900 Lafayette Boulevard, Bridgeport, CT // Lafayette Hall

For the last eleven years, D. Dominick Lombardi has been working obsessively on the series “Post Apocalyptic Tattoos.” It began in 1998 as many artists’ projects do--with doodles in a sketchbook.

Quickly, those doodles came to resemble characters-- and as Dominick fleshed them out, they soon demanded their own world. Over the next ten years, his project mushroomed to encompass drawings in charcoal and India ink; reverse Plexiglas paintings; silkscreen and woodcut prints; and sculptures and bas reliefs assembled from pigment and papier-mache applied over junkyard detritus. He has also generated countless working drawings made with ballpoint and felt-tip pen on scraps of paper, or graphite on newsprint. Lately, Dominick has been focusing more intensively on the creatures’ environment, exploring it in the series-within-a-series he calls Graffoos--graffitti paintings made on new and old canvases.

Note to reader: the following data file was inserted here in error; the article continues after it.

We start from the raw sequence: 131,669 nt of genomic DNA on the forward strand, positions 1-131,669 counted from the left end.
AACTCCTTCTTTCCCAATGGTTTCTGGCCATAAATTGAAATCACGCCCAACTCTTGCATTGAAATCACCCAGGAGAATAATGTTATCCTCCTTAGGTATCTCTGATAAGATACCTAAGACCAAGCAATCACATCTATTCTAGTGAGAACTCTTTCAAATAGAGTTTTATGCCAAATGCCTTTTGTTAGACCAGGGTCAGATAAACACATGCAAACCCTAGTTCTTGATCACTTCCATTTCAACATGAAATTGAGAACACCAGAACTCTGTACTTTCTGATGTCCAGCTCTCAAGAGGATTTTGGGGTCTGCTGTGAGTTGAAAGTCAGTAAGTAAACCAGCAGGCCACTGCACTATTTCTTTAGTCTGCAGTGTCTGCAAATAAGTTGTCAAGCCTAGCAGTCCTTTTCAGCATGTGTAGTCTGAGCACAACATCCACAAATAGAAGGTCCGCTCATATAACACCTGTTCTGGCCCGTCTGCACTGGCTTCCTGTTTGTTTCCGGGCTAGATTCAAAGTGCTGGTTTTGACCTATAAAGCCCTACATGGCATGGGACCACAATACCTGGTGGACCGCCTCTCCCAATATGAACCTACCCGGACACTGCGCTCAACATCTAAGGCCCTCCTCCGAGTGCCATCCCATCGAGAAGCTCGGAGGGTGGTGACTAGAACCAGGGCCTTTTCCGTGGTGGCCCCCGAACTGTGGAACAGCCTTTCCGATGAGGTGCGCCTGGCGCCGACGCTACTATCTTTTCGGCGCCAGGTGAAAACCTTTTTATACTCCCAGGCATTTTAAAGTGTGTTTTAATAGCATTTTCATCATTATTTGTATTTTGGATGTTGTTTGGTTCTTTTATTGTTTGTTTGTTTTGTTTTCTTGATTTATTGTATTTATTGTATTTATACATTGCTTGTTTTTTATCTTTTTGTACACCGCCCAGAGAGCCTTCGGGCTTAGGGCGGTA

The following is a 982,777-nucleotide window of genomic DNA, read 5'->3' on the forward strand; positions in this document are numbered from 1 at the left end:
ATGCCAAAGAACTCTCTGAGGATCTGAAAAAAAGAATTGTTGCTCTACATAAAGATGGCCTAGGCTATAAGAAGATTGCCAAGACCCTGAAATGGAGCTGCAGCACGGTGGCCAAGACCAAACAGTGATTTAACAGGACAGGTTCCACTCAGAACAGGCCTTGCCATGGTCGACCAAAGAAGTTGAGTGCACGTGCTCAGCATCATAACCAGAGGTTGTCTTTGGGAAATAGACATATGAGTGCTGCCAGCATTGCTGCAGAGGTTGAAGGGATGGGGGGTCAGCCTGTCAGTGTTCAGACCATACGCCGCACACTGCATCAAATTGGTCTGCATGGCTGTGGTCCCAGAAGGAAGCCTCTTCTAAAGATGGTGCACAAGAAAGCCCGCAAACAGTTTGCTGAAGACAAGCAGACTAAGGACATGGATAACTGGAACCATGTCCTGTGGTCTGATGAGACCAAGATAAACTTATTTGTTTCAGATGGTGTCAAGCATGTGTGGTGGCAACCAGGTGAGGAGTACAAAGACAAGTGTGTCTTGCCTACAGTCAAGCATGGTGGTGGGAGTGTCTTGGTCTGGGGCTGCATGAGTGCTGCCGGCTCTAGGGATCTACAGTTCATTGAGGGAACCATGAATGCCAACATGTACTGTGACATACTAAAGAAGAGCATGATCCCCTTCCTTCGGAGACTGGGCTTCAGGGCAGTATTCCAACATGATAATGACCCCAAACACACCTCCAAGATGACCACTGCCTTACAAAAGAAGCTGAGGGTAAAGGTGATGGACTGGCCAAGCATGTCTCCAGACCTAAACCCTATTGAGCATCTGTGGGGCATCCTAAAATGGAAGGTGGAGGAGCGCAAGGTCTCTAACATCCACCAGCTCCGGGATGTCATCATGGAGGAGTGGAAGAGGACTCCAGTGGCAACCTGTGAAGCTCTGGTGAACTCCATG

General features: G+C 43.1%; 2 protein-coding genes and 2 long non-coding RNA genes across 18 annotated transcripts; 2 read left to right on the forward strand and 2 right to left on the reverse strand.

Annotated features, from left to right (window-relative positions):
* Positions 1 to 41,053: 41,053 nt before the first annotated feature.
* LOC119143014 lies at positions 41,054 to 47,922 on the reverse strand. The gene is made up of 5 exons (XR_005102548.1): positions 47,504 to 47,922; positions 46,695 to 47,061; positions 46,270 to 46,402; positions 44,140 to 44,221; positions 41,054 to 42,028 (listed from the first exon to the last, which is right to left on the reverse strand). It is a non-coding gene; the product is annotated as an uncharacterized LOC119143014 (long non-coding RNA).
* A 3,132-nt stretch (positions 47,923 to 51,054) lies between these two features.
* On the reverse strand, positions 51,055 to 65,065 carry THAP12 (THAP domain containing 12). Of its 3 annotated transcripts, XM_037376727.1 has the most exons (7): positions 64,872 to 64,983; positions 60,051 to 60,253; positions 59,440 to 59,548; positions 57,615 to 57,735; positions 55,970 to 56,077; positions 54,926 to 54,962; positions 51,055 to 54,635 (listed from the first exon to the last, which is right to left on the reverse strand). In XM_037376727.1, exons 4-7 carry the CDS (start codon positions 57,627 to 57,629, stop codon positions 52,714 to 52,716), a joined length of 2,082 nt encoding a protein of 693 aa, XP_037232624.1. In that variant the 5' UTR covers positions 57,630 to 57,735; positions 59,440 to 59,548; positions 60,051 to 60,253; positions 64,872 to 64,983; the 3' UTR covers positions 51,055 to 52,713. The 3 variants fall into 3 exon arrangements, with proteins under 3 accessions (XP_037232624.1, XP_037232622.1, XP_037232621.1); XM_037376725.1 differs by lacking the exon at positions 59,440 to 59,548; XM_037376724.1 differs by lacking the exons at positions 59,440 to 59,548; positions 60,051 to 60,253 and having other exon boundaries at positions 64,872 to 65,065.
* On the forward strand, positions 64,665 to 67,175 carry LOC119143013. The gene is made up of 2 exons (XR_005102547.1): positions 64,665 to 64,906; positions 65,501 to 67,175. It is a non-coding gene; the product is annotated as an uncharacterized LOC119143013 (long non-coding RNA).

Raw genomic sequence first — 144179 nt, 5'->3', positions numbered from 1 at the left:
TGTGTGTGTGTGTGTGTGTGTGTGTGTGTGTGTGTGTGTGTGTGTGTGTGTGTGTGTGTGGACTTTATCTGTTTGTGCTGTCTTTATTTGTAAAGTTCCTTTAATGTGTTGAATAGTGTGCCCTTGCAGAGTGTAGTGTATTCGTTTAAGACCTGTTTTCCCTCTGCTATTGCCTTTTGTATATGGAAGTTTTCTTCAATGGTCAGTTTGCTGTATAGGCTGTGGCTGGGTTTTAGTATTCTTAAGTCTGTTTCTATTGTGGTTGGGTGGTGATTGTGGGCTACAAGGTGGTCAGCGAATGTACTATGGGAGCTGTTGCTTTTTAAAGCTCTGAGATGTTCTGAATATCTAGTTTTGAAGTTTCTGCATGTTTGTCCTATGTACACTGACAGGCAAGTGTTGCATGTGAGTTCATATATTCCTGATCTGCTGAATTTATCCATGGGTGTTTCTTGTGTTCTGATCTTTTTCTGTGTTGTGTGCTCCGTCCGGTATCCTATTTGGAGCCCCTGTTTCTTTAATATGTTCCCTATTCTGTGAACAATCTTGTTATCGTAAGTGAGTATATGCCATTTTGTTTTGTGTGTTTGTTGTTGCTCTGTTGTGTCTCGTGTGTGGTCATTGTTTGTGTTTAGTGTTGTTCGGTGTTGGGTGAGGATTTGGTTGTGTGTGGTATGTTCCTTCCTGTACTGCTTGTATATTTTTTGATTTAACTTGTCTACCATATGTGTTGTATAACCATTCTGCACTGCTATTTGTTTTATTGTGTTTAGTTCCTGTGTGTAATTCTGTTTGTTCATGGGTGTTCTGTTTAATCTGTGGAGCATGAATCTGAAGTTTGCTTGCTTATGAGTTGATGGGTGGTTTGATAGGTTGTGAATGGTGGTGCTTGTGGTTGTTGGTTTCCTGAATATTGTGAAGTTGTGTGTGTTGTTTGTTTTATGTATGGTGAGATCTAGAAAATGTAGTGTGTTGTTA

Creatively, the project was born one night as Dominick was worrying about the fate of the universe. Its mutant creatures embody his fears and hopes for a future world, distorted by pollution, transgenic mutation, and apocalyptic events. These new people include Blue Boy, whose innards spill down his legs; his sweetheart, the rubbery-boned, turquoise-lipped Twister; Big Foot, who perambulates on a single massive foot; and Clown, who dies early on in the story from an enlarged hair follicle on his tongue. Central to the tale is the unseen Tattoo Artist, a character who chronicles his world by producing all these drawings, paintings, and sculptures.

“Are you the Tattoo Artist?” I asked Dominick once. “No,” he said. “I’m the vehicle for the Tattoo Artist who’s sending these images to me.”

Yet despite all this impending gloom and doom, Dominick’s characters pursue their distorted lives with so much spirit and joie de vivre that their universe never seems bleak. And Dominick himself has pursued the project with a zeal, intensity, and joy in craftsmanship that suggests life is truly worth living.

- Carol Kino